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Thread: The Forgiving Rifle

  1. #1
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    The Forgiving Rifle

    A rifle should shoot well from a variety of positions, maintaining same point of impact despite differences in technique from shot to shot.

    The concept of the "forgiving bow" is well known in archery but I haven't seen it applied in rifle shooting.

    I have a springer air rifle, very expensive and top of the range. I wouldn't like to admit its less than accurate but I just can't shoot consistently well with it. On the other hand, I have a 7mmo8 which shoots to the same zero from sandbag, bench, prone on a front rest or a bipod. Whether I'm prone unsupported, draped over a rock or backpack, sitting rested across a branch, or waving around standing at a post, if the cross hair is on the target when it fires, the bullet will hit it. How do you design a gun like that ?

    A couple of ideas I've thought of are:
    Stock design for good recoil. I have no idea what geometry is needed for this.
    Good cheek weld for eye position to scope. Also, parallax adjustment in the scope.
    General stock fit to the individual shooter.
    Heavy weight. I'm not sure if this is essential or not. Related is moment of inertia; That airgun weighs over 4kg but its short and has no barrel to speak of.
    Bedding ? Is there something that makes it stable whether the stock is held tight or free recoil or stressed by a bipod ? Would ali pillar/frame or carbon fibre be better than bare wood or plastic ?

  2. #2
    Member Micky Duck's Avatar
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    with your springer hold the forend really firmly and your results will improove....well thats what worked for me anyway.
    if you look to what is it? F class rifles they fire a small cartridge like .22ppc from a heavy rifle with solid barrel so hardly need much handling to make them shoot reasonably

    compared to a for arguments sake lightweight 7mm mag with soda straw thin barrel with a heafty say 150 grn load honking along...now if you dont hold that puppy like a long lost lover you gunna be in world of pain when you squeeze off.......and after 10 or so rounds that will possibly be jerk trigger /close eyes///pull stock sideways AKA flinch like faaaaark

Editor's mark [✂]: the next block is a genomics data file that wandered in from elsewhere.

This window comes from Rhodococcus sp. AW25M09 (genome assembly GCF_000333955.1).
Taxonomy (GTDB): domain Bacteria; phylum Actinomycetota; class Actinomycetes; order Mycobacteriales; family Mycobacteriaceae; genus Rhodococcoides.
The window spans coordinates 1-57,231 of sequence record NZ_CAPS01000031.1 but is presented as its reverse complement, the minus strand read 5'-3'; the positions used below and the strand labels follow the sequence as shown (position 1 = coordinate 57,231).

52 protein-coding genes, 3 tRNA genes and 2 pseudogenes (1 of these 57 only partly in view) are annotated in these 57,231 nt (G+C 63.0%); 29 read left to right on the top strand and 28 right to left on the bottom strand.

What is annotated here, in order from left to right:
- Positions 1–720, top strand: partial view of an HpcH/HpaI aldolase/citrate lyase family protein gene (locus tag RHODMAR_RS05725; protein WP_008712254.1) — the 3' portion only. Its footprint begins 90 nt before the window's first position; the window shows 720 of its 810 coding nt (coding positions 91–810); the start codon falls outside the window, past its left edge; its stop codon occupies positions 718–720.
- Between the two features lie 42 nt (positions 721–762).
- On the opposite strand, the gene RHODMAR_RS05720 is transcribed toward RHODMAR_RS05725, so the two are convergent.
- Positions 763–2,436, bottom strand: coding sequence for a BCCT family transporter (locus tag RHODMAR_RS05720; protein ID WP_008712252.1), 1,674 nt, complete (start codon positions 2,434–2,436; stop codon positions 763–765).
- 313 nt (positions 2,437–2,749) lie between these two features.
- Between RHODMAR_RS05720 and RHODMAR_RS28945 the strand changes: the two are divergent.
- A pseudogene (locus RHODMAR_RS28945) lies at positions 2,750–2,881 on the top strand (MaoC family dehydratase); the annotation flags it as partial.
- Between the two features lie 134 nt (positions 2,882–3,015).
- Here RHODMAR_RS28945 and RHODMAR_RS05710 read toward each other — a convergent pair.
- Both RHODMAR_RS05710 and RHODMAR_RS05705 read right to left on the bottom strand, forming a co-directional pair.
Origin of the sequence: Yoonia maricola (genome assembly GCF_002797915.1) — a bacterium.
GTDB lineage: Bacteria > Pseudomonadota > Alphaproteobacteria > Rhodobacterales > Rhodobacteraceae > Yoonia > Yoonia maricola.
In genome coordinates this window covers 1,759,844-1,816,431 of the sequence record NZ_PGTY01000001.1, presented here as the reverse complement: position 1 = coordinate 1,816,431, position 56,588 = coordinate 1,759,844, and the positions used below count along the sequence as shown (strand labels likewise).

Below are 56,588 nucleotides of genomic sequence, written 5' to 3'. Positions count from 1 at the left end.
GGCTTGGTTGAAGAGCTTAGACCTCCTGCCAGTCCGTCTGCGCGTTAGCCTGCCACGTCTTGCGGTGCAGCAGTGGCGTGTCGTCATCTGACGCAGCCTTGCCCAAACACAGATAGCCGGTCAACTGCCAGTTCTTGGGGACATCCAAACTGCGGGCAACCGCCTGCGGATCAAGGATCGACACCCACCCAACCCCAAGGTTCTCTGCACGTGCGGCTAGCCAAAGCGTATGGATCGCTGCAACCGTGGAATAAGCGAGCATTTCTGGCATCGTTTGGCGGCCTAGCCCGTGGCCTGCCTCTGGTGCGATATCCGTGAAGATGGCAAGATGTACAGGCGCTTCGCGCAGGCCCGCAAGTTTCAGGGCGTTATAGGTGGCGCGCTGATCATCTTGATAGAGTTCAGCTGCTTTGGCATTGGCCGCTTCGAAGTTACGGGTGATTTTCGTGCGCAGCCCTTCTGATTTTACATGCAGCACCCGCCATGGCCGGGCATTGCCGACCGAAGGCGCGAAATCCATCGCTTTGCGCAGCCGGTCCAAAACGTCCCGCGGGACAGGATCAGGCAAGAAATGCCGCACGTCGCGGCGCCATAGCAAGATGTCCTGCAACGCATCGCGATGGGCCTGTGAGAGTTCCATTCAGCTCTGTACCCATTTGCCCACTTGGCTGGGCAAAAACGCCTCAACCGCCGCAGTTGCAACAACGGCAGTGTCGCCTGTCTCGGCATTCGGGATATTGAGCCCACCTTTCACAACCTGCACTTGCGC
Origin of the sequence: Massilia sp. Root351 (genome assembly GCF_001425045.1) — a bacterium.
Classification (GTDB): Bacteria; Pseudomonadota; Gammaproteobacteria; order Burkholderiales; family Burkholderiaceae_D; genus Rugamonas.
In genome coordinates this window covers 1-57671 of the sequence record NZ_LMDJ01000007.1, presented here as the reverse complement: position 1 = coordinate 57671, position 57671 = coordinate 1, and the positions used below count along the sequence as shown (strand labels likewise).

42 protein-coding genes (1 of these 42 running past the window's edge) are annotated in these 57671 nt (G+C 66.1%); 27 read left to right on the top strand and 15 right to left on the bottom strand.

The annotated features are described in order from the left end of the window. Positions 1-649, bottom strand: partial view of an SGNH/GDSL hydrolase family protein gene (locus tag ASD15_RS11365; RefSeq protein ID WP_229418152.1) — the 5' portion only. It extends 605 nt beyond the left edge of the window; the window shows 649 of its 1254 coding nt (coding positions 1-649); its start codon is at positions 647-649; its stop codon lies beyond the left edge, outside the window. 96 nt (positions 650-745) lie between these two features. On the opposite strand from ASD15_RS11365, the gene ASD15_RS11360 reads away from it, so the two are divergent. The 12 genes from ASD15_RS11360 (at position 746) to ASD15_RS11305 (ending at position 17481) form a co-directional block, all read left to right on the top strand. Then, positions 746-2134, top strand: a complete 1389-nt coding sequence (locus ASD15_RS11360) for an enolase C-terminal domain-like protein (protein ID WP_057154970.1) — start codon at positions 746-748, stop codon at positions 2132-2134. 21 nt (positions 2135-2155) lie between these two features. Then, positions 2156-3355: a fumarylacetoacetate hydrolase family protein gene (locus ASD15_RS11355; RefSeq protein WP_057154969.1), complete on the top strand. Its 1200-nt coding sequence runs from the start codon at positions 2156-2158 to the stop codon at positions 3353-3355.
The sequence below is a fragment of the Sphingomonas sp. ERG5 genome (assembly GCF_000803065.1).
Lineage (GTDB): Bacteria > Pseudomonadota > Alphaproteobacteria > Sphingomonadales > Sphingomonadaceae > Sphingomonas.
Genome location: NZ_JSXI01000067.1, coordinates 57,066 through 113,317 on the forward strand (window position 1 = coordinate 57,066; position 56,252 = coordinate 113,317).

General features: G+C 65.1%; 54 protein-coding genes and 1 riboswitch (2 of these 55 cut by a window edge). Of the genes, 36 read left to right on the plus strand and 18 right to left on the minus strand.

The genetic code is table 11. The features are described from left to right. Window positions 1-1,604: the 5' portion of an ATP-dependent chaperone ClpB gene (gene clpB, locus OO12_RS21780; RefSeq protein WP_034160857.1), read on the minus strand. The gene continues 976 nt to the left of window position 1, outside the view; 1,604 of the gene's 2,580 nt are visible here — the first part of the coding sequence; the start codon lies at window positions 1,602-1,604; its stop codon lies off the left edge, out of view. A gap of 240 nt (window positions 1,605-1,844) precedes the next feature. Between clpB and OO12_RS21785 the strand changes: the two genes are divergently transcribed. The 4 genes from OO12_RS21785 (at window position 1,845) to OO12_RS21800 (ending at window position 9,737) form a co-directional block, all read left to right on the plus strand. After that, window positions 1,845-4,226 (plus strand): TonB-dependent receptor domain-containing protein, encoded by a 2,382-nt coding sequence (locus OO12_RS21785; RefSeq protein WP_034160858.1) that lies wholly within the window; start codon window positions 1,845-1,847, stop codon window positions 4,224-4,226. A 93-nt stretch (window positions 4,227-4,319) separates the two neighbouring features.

in short you got to know when to hold em .......yeah some guys do fold em.
    EeeBees likes this.

  3. #3
    Member FatLabrador's Avatar
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    How to Get a Springer to Shoot Straight | Airgun Depot I read this in the weekend it's about artillery hold. Maybe try seating the pellets with a pen. How fast is your springer pushing them out at
    gadgetman and nevereadyfreddy like this.

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    Quote Originally Posted by FatLabrador View Post
    How to Get a Springer to Shoot Straight | Airgun Depot I read this in the weekend it's about artillery hold. Maybe try seating the pellets with a pen. How fast is your springer pushing them out at
    Thats it in nutshell.
    I was disapointed with my new gamo springer ( wouldnt shoot straight no matter how firmly I held it down)
    Some research about artillery hold and a little practice well its all good now.

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    Very true. The Spring airgun and compound bow are Classics of twitchiness and volumes have been written on perfecting technique to get good results from them.

    I'm thinking at the moment about powder burners and how a builder would make them to perform well with average shooter technique in the field as well as on the flat range or bench.

    Learning from the airgun example we could add short lock time and possibly minimal internal moving parts as making it easier for the shooter.

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    I'm thinking that a narrower pistol grip might be more tolerant of variation in trigger hand position.
    A palm swell feels nice (but only if its in just the right spot compared with how long your finger is).
    But you need to get your hand in just the right location over it. If you're in a hurry or the position is unusual (eg elbow tucked up close to your body) then with a thinner grip your hand can move around without putting a new strange pressure on the stock.
    Or maybe the palm swell definitely locates your hand so the trigger finger always reaches the same distance onto the trigger at the same angle and doesn't drift over to drag on the wood.
    What do people think ?

  7. #7